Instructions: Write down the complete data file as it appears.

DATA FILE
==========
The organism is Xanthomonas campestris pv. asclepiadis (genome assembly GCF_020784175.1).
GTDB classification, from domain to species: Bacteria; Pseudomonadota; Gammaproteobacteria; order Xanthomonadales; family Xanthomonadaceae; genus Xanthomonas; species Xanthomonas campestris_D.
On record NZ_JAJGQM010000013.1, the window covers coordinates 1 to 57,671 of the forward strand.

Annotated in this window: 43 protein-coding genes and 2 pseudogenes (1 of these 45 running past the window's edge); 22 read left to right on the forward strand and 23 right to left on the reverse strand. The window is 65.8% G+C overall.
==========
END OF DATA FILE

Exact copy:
The organism is Xanthomonas campestris pv. asclepiadis (genome assembly GCF_020784175.1).
GTDB classification, from domain to species: Bacteria; Pseudomonadota; Gammaproteobacteria; order Xanthomonadales; family Xanthomonadaceae; genus Xanthomonas; species Xanthomonas campestris_D.
On record NZ_JAJGQM010000013.1, the window covers coordinates 1 to 57,671 of the forward strand.

Annotated in this window: 43 protein-coding genes and 2 pseudogenes (1 of these 45 running past the window's edge); 22 read left to right on the forward strand and 23 right to left on the reverse strand. The window is 65.8% G+C overall.